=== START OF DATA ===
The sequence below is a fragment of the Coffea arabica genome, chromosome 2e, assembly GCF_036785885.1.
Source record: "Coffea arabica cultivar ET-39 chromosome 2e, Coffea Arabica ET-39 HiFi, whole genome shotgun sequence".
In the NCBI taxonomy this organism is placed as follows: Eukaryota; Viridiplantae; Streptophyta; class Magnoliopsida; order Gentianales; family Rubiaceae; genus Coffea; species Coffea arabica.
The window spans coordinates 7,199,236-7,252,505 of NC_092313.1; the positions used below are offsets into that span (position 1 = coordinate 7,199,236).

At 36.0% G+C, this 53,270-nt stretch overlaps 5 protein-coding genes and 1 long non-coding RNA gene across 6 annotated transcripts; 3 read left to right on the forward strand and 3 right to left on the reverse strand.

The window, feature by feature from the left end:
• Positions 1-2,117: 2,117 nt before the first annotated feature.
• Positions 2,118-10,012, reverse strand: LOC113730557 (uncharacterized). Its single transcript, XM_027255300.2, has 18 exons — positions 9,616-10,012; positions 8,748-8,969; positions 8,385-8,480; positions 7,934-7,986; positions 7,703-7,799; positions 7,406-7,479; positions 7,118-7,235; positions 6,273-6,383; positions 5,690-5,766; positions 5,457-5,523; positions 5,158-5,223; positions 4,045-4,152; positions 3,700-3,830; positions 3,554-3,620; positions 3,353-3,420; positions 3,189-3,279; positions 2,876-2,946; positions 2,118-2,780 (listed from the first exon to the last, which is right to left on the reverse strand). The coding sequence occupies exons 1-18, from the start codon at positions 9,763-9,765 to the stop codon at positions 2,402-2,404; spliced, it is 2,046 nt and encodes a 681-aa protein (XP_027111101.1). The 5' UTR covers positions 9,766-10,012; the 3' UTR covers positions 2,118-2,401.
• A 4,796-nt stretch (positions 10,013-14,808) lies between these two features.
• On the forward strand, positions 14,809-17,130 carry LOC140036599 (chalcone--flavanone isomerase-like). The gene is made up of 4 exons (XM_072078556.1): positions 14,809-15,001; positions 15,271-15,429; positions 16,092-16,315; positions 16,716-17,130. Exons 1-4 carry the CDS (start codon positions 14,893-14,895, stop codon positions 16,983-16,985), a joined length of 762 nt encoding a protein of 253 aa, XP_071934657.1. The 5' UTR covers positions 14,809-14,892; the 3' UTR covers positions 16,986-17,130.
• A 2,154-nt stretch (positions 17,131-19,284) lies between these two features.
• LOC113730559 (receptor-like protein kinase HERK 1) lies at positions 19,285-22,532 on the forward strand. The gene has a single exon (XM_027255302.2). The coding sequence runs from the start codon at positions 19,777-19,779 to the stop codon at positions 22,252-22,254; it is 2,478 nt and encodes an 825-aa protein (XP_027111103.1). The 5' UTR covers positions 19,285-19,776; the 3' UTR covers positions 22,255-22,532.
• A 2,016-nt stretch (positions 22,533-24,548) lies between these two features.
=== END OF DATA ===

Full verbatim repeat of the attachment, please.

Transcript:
The sequence below is a fragment of the Coffea arabica genome, chromosome 2e, assembly GCF_036785885.1.
Source record: "Coffea arabica cultivar ET-39 chromosome 2e, Coffea Arabica ET-39 HiFi, whole genome shotgun sequence".
In the NCBI taxonomy this organism is placed as follows: Eukaryota; Viridiplantae; Streptophyta; class Magnoliopsida; order Gentianales; family Rubiaceae; genus Coffea; species Coffea arabica.
The window spans coordinates 7,199,236-7,252,505 of NC_092313.1; the positions used below are offsets into that span (position 1 = coordinate 7,199,236).

At 36.0% G+C, this 53,270-nt stretch overlaps 5 protein-coding genes and 1 long non-coding RNA gene across 6 annotated transcripts; 3 read left to right on the forward strand and 3 right to left on the reverse strand.

The window, feature by feature from the left end:
• Positions 1-2,117: 2,117 nt before the first annotated feature.
• Positions 2,118-10,012, reverse strand: LOC113730557 (uncharacterized). Its single transcript, XM_027255300.2, has 18 exons — positions 9,616-10,012; positions 8,748-8,969; positions 8,385-8,480; positions 7,934-7,986; positions 7,703-7,799; positions 7,406-7,479; positions 7,118-7,235; positions 6,273-6,383; positions 5,690-5,766; positions 5,457-5,523; positions 5,158-5,223; positions 4,045-4,152; positions 3,700-3,830; positions 3,554-3,620; positions 3,353-3,420; positions 3,189-3,279; positions 2,876-2,946; positions 2,118-2,780 (listed from the first exon to the last, which is right to left on the reverse strand). The coding sequence occupies exons 1-18, from the start codon at positions 9,763-9,765 to the stop codon at positions 2,402-2,404; spliced, it is 2,046 nt and encodes a 681-aa protein (XP_027111101.1). The 5' UTR covers positions 9,766-10,012; the 3' UTR covers positions 2,118-2,401.
• A 4,796-nt stretch (positions 10,013-14,808) lies between these two features.
• On the forward strand, positions 14,809-17,130 carry LOC140036599 (chalcone--flavanone isomerase-like). The gene is made up of 4 exons (XM_072078556.1): positions 14,809-15,001; positions 15,271-15,429; positions 16,092-16,315; positions 16,716-17,130. Exons 1-4 carry the CDS (start codon positions 14,893-14,895, stop codon positions 16,983-16,985), a joined length of 762 nt encoding a protein of 253 aa, XP_071934657.1. The 5' UTR covers positions 14,809-14,892; the 3' UTR covers positions 16,986-17,130.
• A 2,154-nt stretch (positions 17,131-19,284) lies between these two features.
• LOC113730559 (receptor-like protein kinase HERK 1) lies at positions 19,285-22,532 on the forward strand. The gene has a single exon (XM_027255302.2). The coding sequence runs from the start codon at positions 19,777-19,779 to the stop codon at positions 22,252-22,254; it is 2,478 nt and encodes an 825-aa protein (XP_027111103.1). The 5' UTR covers positions 19,285-19,776; the 3' UTR covers positions 22,255-22,532.
• A 2,016-nt stretch (positions 22,533-24,548) lies between these two features.